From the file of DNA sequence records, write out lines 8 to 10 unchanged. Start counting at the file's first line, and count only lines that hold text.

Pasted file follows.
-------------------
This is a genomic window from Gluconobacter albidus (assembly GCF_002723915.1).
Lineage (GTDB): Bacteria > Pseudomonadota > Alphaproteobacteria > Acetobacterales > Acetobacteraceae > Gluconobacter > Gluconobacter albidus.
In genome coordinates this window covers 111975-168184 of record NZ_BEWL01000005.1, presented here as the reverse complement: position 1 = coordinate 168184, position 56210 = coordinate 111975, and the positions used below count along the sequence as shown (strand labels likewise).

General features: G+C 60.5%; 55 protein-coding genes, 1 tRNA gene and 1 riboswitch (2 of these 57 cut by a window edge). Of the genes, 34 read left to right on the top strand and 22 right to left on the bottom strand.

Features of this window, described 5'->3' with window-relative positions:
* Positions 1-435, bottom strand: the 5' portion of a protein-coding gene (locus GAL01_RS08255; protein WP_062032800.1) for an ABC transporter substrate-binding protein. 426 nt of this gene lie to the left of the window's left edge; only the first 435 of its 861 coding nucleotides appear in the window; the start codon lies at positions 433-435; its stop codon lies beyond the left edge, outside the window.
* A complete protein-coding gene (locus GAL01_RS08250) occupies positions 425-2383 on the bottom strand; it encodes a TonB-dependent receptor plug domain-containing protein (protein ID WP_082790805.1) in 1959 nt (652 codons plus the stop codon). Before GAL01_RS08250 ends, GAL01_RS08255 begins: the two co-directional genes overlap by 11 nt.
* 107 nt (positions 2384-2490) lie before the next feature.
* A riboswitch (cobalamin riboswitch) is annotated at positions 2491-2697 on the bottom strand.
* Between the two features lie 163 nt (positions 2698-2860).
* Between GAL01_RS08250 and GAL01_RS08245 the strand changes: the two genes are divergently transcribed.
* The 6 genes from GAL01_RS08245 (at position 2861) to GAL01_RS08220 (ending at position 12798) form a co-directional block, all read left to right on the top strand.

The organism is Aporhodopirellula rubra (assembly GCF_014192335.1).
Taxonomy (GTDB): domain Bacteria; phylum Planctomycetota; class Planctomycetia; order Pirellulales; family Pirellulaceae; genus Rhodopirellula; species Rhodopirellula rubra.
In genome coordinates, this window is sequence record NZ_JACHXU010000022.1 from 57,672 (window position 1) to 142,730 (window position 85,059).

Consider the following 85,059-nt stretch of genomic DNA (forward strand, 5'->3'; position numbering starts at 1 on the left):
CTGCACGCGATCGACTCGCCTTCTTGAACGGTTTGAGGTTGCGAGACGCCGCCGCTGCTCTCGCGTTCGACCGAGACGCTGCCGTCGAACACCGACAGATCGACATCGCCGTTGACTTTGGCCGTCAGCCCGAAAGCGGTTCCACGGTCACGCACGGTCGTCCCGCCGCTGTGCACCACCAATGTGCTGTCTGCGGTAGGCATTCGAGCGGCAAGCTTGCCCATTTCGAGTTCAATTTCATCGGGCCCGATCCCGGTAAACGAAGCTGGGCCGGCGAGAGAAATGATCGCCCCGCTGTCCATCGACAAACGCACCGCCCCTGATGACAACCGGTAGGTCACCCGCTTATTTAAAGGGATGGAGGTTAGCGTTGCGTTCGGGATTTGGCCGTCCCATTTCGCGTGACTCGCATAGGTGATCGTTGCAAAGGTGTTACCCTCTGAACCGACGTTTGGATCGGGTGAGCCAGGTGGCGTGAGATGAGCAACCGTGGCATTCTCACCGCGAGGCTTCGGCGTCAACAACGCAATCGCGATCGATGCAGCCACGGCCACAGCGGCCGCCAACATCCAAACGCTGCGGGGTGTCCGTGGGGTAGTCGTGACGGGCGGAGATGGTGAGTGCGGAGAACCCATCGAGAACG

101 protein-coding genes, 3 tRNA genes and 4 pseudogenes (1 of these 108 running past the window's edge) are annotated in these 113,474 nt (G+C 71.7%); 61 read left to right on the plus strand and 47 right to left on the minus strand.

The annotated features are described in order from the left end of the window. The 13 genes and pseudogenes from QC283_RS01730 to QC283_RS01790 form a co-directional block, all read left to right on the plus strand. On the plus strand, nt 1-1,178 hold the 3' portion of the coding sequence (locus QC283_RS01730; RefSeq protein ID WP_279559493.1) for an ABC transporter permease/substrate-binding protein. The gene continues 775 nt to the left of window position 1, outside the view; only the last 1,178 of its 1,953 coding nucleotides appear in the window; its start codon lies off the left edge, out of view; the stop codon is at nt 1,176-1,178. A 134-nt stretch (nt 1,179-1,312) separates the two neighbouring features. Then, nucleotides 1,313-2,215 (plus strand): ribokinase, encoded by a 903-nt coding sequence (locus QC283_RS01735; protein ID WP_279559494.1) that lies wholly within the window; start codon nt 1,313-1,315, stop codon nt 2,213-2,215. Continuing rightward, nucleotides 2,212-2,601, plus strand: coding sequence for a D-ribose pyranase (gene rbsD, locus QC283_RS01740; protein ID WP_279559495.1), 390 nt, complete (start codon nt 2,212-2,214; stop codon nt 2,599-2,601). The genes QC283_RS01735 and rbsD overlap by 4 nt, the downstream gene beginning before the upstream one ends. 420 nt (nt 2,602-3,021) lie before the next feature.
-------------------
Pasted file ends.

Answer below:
* 107 nt (positions 2384-2490) lie before the next feature.
* A riboswitch (cobalamin riboswitch) is annotated at positions 2491-2697 on the bottom strand.
* Between the two features lie 163 nt (positions 2698-2860).